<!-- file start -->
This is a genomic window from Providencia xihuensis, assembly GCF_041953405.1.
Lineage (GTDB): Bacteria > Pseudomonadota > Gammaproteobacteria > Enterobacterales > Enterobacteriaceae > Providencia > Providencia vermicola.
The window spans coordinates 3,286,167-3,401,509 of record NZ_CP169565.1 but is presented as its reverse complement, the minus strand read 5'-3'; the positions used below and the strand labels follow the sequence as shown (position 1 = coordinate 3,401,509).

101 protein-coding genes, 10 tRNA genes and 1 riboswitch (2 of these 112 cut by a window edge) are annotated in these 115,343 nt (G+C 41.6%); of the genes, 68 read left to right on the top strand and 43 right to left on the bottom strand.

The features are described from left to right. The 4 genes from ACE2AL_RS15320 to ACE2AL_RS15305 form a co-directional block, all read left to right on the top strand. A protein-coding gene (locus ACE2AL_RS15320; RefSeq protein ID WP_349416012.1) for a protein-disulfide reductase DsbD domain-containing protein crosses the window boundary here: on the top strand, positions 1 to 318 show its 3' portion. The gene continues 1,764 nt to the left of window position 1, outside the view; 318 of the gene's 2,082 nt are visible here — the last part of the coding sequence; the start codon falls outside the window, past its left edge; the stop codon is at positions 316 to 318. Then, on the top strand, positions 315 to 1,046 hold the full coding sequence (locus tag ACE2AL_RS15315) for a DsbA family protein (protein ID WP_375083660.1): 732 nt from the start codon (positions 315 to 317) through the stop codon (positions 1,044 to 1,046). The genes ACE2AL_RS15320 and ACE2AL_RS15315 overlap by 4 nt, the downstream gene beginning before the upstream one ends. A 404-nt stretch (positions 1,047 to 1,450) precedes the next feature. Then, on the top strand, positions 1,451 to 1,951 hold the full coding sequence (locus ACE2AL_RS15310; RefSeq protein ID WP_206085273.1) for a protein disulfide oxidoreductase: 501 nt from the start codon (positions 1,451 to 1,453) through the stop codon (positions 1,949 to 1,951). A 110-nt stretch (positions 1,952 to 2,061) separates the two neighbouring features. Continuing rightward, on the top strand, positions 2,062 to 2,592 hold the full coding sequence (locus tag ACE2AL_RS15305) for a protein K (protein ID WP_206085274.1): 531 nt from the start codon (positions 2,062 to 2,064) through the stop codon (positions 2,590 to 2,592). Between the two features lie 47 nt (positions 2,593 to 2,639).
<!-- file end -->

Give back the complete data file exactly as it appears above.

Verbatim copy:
This is a genomic window from Providencia xihuensis, assembly GCF_041953405.1.
Lineage (GTDB): Bacteria > Pseudomonadota > Gammaproteobacteria > Enterobacterales > Enterobacteriaceae > Providencia > Providencia vermicola.
The window spans coordinates 3,286,167-3,401,509 of record NZ_CP169565.1 but is presented as its reverse complement, the minus strand read 5'-3'; the positions used below and the strand labels follow the sequence as shown (position 1 = coordinate 3,401,509).

101 protein-coding genes, 10 tRNA genes and 1 riboswitch (2 of these 112 cut by a window edge) are annotated in these 115,343 nt (G+C 41.6%); of the genes, 68 read left to right on the top strand and 43 right to left on the bottom strand.

The features are described from left to right. The 4 genes from ACE2AL_RS15320 to ACE2AL_RS15305 form a co-directional block, all read left to right on the top strand. A protein-coding gene (locus ACE2AL_RS15320; RefSeq protein ID WP_349416012.1) for a protein-disulfide reductase DsbD domain-containing protein crosses the window boundary here: on the top strand, positions 1 to 318 show its 3' portion. The gene continues 1,764 nt to the left of window position 1, outside the view; 318 of the gene's 2,082 nt are visible here — the last part of the coding sequence; the start codon falls outside the window, past its left edge; the stop codon is at positions 316 to 318. Then, on the top strand, positions 315 to 1,046 hold the full coding sequence (locus tag ACE2AL_RS15315) for a DsbA family protein (protein ID WP_375083660.1): 732 nt from the start codon (positions 315 to 317) through the stop codon (positions 1,044 to 1,046). The genes ACE2AL_RS15320 and ACE2AL_RS15315 overlap by 4 nt, the downstream gene beginning before the upstream one ends. A 404-nt stretch (positions 1,047 to 1,450) precedes the next feature. Then, on the top strand, positions 1,451 to 1,951 hold the full coding sequence (locus ACE2AL_RS15310; RefSeq protein ID WP_206085273.1) for a protein disulfide oxidoreductase: 501 nt from the start codon (positions 1,451 to 1,453) through the stop codon (positions 1,949 to 1,951). A 110-nt stretch (positions 1,952 to 2,061) separates the two neighbouring features. Continuing rightward, on the top strand, positions 2,062 to 2,592 hold the full coding sequence (locus tag ACE2AL_RS15305) for a protein K (protein ID WP_206085274.1): 531 nt from the start codon (positions 2,062 to 2,064) through the stop codon (positions 2,590 to 2,592). Between the two features lie 47 nt (positions 2,593 to 2,639).